This article is written by – Abhishree Paradkar, Symbiosis Law School, Pune
The Tamil Nadu Gaming and Police Laws (Amendment) Act, 2021 was struck down for being ultra version 3rd August 2021 by the High Court of Madras. The Act imposed a ban on playing cyberspace games such as rummy and poker with stakes. The Tamil Nadu Gaming Act, 1930 had also been amended by the Part II of the Tamil Nadu Gaming and Police Laws (Amendment) Act, 2021.
A division bench led by Chief Justice Sanjib Banerjee and Justice Senthilkumar Ramamoorthy ruled that including such a blanket ban on playing such games violates Article 19(1)(g) of the Indian Constitution, which guarantees the fundamental right to practice any profession, occupation, trade, or business of one’s choice. This judgment was the result of several petitions being filed in the court, challenging the ban on playing online games so far as online Rummy and Poker were concerned.
While opening on the unconstitutionality of the Amendment Act, the Court stated that the legislation in question can be regarded to be brought into existence by the legislature capriciously and irrationally, without adequately determining principle leading to it being excessive and disproportionate.
The wide range of bans that the Act expects to impose is excessive and disproportionate in comparison to the object that it seeks to achieve. However, the court also highlighted that the State Government is free to introduce new and rational legislation to regulate online games.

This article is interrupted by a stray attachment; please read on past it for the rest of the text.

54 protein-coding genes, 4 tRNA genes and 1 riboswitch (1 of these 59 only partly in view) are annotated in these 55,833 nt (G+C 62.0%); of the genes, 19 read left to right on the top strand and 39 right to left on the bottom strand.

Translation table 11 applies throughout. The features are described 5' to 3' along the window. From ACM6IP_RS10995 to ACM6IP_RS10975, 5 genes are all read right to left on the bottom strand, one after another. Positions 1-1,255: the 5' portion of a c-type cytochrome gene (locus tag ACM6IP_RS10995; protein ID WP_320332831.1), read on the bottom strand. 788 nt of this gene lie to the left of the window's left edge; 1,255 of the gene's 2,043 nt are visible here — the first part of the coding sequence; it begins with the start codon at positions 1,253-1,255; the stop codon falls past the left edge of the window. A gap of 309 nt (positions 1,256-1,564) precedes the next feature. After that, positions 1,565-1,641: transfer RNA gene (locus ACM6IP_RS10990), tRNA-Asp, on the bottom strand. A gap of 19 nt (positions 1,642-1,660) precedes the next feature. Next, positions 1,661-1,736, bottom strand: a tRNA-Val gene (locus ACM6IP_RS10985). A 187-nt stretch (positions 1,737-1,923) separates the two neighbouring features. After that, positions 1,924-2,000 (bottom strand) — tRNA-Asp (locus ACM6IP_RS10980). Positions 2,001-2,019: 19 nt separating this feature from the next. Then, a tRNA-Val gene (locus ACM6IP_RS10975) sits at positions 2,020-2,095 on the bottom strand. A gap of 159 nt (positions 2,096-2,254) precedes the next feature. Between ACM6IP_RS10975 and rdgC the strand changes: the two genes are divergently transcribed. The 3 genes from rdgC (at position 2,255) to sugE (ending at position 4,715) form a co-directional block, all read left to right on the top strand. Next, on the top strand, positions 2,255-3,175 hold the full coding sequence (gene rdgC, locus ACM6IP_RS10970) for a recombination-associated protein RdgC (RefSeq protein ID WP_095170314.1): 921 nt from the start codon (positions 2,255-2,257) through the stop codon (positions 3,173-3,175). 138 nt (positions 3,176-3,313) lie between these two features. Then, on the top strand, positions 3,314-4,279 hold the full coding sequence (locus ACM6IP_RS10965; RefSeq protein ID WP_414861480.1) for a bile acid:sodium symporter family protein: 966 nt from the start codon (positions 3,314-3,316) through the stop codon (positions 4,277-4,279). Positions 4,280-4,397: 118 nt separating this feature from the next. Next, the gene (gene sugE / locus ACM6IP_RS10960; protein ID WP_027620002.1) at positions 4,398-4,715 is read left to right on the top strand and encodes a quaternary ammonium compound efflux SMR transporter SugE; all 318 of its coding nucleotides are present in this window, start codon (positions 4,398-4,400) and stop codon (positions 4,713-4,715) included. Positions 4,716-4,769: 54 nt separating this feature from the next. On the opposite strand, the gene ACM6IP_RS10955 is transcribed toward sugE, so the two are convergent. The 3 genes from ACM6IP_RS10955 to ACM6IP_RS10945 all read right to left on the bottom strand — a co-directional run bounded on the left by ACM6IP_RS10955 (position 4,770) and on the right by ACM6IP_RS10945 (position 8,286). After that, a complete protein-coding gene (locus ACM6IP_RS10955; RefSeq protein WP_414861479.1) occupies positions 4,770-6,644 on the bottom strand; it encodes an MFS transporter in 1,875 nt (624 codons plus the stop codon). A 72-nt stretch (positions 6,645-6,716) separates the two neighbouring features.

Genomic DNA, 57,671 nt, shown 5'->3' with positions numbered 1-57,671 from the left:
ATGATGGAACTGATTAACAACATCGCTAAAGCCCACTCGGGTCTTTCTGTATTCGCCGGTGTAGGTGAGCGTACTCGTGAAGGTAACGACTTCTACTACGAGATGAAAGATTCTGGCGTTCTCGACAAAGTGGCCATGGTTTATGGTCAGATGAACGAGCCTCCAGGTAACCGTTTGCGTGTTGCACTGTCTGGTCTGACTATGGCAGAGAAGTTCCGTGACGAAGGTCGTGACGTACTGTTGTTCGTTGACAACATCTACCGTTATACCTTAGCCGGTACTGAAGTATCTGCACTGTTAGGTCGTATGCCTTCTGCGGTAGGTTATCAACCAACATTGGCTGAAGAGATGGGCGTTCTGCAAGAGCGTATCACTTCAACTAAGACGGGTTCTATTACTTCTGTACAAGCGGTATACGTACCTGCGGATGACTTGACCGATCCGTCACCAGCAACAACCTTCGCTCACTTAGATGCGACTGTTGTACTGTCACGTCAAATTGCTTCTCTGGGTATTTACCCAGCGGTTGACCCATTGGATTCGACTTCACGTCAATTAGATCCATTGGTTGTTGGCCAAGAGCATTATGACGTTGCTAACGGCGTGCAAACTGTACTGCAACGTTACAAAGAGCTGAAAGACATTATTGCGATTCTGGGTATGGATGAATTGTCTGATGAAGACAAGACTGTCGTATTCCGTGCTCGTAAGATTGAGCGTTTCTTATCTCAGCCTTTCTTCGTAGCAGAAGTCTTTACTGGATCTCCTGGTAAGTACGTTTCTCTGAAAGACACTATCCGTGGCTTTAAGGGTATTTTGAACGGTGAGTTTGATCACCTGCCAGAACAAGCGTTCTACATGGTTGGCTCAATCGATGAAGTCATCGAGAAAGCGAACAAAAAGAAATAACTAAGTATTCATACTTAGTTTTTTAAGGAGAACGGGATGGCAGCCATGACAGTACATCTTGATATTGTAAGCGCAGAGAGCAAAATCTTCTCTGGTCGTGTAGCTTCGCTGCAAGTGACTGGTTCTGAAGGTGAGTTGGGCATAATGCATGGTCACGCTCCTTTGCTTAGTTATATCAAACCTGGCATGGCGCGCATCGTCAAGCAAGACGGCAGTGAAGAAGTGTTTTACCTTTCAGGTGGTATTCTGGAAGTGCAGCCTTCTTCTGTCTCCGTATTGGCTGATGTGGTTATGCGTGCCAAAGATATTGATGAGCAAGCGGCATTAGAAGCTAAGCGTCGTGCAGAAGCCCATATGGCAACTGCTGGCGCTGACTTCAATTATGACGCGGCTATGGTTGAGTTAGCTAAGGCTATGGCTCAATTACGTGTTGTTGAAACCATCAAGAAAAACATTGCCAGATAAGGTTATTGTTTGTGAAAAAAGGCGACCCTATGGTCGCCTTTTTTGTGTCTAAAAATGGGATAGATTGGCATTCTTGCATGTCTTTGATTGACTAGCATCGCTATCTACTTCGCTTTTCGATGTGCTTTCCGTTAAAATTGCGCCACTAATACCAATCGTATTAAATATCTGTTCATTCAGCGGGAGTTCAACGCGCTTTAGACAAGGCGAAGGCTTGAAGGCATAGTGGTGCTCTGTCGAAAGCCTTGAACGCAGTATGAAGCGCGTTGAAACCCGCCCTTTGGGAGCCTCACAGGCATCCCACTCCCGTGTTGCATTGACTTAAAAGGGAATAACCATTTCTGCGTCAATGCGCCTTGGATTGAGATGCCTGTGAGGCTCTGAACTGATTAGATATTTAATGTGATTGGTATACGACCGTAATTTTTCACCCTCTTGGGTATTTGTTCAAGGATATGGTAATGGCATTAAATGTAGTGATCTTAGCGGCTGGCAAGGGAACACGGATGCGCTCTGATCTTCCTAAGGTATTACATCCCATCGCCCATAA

The Court also observed that often when the State takes a kind of paternalistic view, it then seeks to legally regulate its citizen’s private lives. This results in conflicts between the authority and desirability of the state to involve itself in legislating on those areas where it views that the individuals or a class of individuals require their private rights and every individual’s freedom of choice to be protected.
Lastly, the words ‘crass and overbearing’ which are used in the Act, portray unreasonableness and arbitrariness. Furthermore, the doctrine of severability would also not apply in the present case as the entire legislation uses the amended definition of ‘gaming’ to such an extent that one cannot separate using the element of certainty concerning which portion of the amendment, the legislature had intended to retain as a valid one.
Hence, the Court declared the entire Tamil Nadu Gaming and Police Laws (Amendment) Act, 2021 as ultra vires and was struck down.
Bhaumik, A. (2021, August 03). ‘Excessive and Disproportionate’: Madras High Court Strikes Down Tamil Nadu’s Law Banning Online Games With Stakes-Read Judgment.
Junglee Games India Private Limited v. State of Tamil Nadu, 3rd August 2021.